Vest-pocket portraits of people, places, and events from veteran newscaster Brinkley that have the brisk familiarity of Cliffs Notes. Brinkley, who died earlier this year, dispenses, with an easy hand, his views on a number of newsmakers and historical events. At their best, these bite-sized pieces have fun poking sideways at pretension and folly, of lifting the mask of face value. It may be WWII-era Washington, DC: "Sleepy, often slow-moving, inbred, and thoroughly segregated," wherein "the antiquated character of the city was most visible in Congress," and epitomized by the opportunistic bigot Senator Theodore Bilbo. Or it may be the role that ambition played in Robert Kennedy’s politics: "To set himself up as the alternative to Johnson in the Democratic Party . . . he had no choice but to move to Johnson’s left." His early "Our Man in..." travelogues have a warmth that lets readers peek under his own mask—in the Mediterranean, "the places we visited were so full of the things that define our own civilization . . . that I often felt like a grown man who had come back to walk around in the town he was born in." His background as a southerner and as a longtime inhabitant of Washington gave him perspective on the Civil Rights movement, though progressive for all that. And, really, who better to pen an article on national political conventions, having covered 24 of them—"nothing was more spontaneous and unpredictable than the rowdy, chaotic, ridiculous, and endlessly entertaining political convention"—though "endless" was pushing it: "By the end, no one (including me) was paying much attention." Less enlightening are the pieces in which he didn’t have a first-person presence."I hardly knew the man myself," he writes in a J. Edgar Hoover profile, and elsewhere, "I barely knew [Joseph] McCarthy myself." He is correct: he hardly, barely knew them. Still, some worthy nuggets to be mined from these pages. First printing of 200,000. Agent: Peter Matson/Sterling Lord
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Product Details

  • ISBN-13: 9780375432224
  • Publisher: Random House Large Print
  • Publication date: 11/4/2003
  • Pages: 368
  • Product dimensions: 5.98 (w) x 9.50 (h) x 0.99 (d)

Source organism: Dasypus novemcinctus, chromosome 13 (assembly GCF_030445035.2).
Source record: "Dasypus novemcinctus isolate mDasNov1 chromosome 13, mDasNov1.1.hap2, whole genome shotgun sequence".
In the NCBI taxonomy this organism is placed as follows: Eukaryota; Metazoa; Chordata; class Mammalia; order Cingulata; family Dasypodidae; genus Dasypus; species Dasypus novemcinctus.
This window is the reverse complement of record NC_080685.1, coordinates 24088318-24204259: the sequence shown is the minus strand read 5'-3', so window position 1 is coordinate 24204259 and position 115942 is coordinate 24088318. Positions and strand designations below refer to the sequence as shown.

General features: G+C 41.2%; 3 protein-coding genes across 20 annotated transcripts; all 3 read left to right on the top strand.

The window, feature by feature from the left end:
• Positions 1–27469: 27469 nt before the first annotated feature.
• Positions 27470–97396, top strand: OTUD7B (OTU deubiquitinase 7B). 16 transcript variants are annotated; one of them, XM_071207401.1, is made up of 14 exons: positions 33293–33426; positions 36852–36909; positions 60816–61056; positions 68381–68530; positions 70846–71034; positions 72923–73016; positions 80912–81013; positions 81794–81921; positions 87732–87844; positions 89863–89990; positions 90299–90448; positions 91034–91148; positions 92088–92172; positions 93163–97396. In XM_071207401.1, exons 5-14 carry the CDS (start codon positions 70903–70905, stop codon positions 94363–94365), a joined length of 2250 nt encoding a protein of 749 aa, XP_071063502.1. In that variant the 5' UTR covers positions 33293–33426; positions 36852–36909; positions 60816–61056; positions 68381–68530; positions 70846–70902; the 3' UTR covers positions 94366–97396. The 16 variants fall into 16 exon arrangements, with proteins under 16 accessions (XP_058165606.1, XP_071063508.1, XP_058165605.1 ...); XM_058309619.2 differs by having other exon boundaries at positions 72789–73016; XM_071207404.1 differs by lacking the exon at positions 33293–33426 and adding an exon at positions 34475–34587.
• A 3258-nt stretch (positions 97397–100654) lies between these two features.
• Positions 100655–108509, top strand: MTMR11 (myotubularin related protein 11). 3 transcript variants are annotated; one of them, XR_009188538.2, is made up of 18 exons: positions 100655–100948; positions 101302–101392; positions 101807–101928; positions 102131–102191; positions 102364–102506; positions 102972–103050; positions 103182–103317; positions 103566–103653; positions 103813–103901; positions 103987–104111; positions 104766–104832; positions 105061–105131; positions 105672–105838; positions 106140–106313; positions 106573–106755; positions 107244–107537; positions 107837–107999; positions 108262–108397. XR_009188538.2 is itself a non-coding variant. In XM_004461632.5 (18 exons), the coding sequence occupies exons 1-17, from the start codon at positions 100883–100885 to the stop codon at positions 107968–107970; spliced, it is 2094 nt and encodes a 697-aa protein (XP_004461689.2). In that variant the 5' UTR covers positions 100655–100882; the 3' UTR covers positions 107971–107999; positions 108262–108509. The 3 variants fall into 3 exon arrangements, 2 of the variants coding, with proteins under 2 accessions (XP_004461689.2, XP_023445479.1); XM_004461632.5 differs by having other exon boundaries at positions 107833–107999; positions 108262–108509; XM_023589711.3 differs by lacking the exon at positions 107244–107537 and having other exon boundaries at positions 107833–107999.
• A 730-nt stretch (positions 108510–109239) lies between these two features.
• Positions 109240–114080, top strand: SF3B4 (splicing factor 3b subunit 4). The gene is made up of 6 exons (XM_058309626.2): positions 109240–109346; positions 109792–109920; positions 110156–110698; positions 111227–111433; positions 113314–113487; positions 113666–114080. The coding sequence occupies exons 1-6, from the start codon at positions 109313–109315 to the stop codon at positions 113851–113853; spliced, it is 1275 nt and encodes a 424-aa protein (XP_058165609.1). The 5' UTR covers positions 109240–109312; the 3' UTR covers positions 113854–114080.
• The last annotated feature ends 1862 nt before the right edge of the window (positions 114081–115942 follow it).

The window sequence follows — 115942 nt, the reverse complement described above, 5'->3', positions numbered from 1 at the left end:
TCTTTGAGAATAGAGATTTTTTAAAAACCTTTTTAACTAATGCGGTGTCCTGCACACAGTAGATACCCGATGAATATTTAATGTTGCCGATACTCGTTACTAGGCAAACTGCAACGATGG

Table of Contents

Preface
Acknowledgments
Theodore Bilbo 5
Martin Dies 20
J. Edgar Hoover 28
May Craig 32
Joe McCarthy 37
Everett Dirksen 41
Jimmy Hoffa 46
Lyndon Johnson 55
Bobby Kennedy 67
Ronald Reagan 77
Bill Clinton 81
Normandy, 1944 and 1994 91
The Mediterranean 101
The Mississippi 114
Two Cities on the Edge of the Cold War 124
Three Beaches 138
Two Birminghams 147
Political Conventions 157
A State Visit 174
The Kennedy Assassination 186
A Reflection on a Life in Broadcast News 201
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First Chapter

Theodore Bilbo

I arrived in Washington in 1943, when the city was fast becoming a crowded, bustling war capital—filled with clerks and businessmen and diplomats and exiled foreign leaders. But my life was pretty simple: riding the segregated trolleys downtown to work at the NBC offices in the old Trans-Lux building on Fourteenth Street; living in rented rooms in private houses—the only housing available at any price—and having to deal with cranky landlords and landladies who constantly posted on the walls new rules of behavior and reminders of the need for neatness in the bathrooms. I had come to Washington from the South, and despite the new bustle, it had a very familiar feeling. It was sleepy, often slow-moving, inbred, and thoroughly segregated.

Local Washington, through presidents, wars, and depressions, had settled into an acceptance of George Washington's poor choice of location in a sprawling, slow-moving Southern city. People from real cities—New York, Chicago, Boston, cities with factories and immigrants and subways—thought it astonishing. There were few restaurants offering anything not fried in deep fat. On Connecticut Avenue there was a place called Old New Orleans featuring in its front display window a large, plump black woman wearing a long gingham dress and a red bandanna on her head and sitting in a rocking chair, rocking by the hour—the restaurant's trademark. Only a river's breadth away lay the old Confederacy. Robert E. Lee's house, Arlington, still stood on the opposite bank. The speaker of the House of Representatives, Sam Rayburn of Bonham, Texas, had not one but five pictures of Lee on his office wall,symmetrically arranged and all facing south. For whites as for blacks, Washington was southern. Capital of the United States, yes, but southern in manner, style, and appearance and southern in climate and culture.

I lived in Washington for fifty-five years after that, and saw it change a great deal before I left. But the image that has always stayed with me is of the quiet town I visited first with my mother in the 1930s, when we stayed at the old Hotel Harrington downtown, and of the only slightly noisier town I found when I moved there in the early 1940s.

To me, as a sometime Capitol Hill reporter, the antiquated character of the city was most visible in Congress, which was still carrying on in the manner of a fading aristocracy, in a setting of marble stairways, horsehair sofas, polished brass spittoons, snuffboxes on the senators desks, potted palms, Oriental rugs, leather chairs, and Havana cigars. There were even a few members still affecting frock coats, wing collars, and black string ties. Through the 1930s, it was a gentlemen's club with but one woman senator—Hattie Caraway of Arkansas, who sat in the chamber every day knitting, listening, and saying nothing.